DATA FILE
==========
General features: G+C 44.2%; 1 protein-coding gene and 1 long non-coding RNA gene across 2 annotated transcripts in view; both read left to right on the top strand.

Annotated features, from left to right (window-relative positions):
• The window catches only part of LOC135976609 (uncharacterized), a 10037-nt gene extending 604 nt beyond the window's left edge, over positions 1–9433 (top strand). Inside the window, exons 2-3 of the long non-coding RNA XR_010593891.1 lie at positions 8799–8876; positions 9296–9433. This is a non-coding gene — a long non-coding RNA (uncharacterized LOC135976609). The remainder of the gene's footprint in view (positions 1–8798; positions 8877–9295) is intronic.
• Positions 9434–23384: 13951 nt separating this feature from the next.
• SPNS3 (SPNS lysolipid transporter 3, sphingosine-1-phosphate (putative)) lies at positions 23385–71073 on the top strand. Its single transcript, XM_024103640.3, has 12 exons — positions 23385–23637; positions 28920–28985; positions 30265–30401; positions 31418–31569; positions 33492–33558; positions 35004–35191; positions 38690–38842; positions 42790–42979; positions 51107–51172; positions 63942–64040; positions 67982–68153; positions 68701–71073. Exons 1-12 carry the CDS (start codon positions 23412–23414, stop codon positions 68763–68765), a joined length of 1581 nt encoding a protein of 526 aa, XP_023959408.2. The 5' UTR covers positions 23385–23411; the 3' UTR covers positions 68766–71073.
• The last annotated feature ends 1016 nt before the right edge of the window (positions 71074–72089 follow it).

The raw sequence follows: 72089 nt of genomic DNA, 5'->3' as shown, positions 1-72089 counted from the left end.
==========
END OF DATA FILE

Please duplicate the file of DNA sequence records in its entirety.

General features: G+C 44.2%; 1 protein-coding gene and 1 long non-coding RNA gene across 2 annotated transcripts in view; both read left to right on the top strand.

Annotated features, from left to right (window-relative positions):
• The window catches only part of LOC135976609 (uncharacterized), a 10037-nt gene extending 604 nt beyond the window's left edge, over positions 1–9433 (top strand). Inside the window, exons 2-3 of the long non-coding RNA XR_010593891.1 lie at positions 8799–8876; positions 9296–9433. This is a non-coding gene — a long non-coding RNA (uncharacterized LOC135976609). The remainder of the gene's footprint in view (positions 1–8798; positions 8877–9295) is intronic.
• Positions 9434–23384: 13951 nt separating this feature from the next.
• SPNS3 (SPNS lysolipid transporter 3, sphingosine-1-phosphate (putative)) lies at positions 23385–71073 on the top strand. Its single transcript, XM_024103640.3, has 12 exons — positions 23385–23637; positions 28920–28985; positions 30265–30401; positions 31418–31569; positions 33492–33558; positions 35004–35191; positions 38690–38842; positions 42790–42979; positions 51107–51172; positions 63942–64040; positions 67982–68153; positions 68701–71073. Exons 1-12 carry the CDS (start codon positions 23412–23414, stop codon positions 68763–68765), a joined length of 1581 nt encoding a protein of 526 aa, XP_023959408.2. The 5' UTR covers positions 23385–23411; the 3' UTR covers positions 68766–71073.
• The last annotated feature ends 1016 nt before the right edge of the window (positions 71074–72089 follow it).

The raw sequence follows: 72089 nt of genomic DNA, 5'->3' as shown, positions 1-72089 counted from the left end.